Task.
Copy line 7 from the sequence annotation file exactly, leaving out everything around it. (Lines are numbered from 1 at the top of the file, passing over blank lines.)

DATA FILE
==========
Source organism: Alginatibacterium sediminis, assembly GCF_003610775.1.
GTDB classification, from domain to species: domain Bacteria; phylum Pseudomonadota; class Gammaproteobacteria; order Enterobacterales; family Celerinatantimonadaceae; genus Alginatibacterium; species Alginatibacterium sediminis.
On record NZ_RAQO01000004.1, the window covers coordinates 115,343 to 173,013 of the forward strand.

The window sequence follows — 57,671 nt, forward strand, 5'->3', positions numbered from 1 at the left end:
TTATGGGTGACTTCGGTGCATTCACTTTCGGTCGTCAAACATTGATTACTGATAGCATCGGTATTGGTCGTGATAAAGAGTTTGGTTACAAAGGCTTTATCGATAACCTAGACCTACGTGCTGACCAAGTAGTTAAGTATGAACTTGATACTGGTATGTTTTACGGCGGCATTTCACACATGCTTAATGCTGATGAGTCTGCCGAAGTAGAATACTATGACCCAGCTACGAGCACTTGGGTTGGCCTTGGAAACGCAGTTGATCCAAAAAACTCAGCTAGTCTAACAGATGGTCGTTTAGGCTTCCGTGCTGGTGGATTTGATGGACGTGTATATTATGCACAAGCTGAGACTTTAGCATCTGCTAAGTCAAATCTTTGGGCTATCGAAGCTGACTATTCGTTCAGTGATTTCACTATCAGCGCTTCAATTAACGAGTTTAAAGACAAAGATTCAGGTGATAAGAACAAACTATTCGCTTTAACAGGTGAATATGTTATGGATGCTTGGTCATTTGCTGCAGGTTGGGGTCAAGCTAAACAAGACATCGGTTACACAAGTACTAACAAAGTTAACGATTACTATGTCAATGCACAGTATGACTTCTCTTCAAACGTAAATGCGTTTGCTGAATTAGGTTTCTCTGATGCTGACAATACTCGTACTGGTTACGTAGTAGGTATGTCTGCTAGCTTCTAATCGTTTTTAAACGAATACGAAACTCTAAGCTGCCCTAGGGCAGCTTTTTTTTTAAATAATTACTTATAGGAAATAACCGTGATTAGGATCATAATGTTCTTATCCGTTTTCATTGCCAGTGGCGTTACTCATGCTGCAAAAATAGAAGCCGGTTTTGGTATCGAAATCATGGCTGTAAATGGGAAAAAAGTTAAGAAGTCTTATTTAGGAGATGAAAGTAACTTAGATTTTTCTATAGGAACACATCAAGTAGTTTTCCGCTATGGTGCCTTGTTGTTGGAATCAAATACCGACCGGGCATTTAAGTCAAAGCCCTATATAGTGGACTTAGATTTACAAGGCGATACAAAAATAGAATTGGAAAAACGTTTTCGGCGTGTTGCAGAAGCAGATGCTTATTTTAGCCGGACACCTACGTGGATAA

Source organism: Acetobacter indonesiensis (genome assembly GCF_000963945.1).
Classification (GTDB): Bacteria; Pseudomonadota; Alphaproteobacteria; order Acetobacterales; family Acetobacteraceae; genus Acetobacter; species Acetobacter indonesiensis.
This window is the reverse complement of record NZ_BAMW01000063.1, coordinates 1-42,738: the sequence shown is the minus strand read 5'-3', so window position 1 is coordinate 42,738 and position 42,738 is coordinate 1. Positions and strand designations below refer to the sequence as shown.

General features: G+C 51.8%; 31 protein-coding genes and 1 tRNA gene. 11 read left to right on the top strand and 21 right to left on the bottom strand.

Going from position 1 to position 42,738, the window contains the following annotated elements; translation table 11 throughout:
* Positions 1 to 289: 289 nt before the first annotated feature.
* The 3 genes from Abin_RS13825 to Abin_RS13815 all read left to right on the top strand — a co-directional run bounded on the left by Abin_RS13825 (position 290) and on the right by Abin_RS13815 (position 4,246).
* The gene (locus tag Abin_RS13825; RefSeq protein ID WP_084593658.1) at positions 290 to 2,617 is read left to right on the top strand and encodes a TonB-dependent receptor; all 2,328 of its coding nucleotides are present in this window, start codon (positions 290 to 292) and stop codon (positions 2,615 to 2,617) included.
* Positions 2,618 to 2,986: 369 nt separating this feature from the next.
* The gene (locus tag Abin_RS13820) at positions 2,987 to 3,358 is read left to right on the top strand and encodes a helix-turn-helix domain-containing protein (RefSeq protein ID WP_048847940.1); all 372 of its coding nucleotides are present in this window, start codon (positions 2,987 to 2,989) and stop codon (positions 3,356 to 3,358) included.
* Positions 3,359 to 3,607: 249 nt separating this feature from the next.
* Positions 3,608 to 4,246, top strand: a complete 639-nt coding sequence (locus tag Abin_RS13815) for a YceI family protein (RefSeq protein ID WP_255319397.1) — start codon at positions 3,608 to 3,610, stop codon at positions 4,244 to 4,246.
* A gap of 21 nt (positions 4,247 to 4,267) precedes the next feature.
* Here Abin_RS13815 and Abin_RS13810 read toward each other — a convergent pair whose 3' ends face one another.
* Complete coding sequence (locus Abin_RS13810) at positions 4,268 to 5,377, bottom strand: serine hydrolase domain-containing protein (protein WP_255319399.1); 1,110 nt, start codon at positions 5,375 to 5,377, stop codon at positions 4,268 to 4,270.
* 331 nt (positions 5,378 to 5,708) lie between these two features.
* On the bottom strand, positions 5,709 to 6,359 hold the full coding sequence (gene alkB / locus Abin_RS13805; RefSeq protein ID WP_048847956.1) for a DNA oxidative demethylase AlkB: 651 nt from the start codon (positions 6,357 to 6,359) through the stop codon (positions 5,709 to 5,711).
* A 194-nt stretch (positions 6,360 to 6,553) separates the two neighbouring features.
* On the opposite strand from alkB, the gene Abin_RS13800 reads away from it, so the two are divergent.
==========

Classification (GTDB): Bacteria; Pseudomonadota; Alphaproteobacteria; order Acetobacterales; family Acetobacteraceae; genus Acetobacter; species Acetobacter indonesiensis.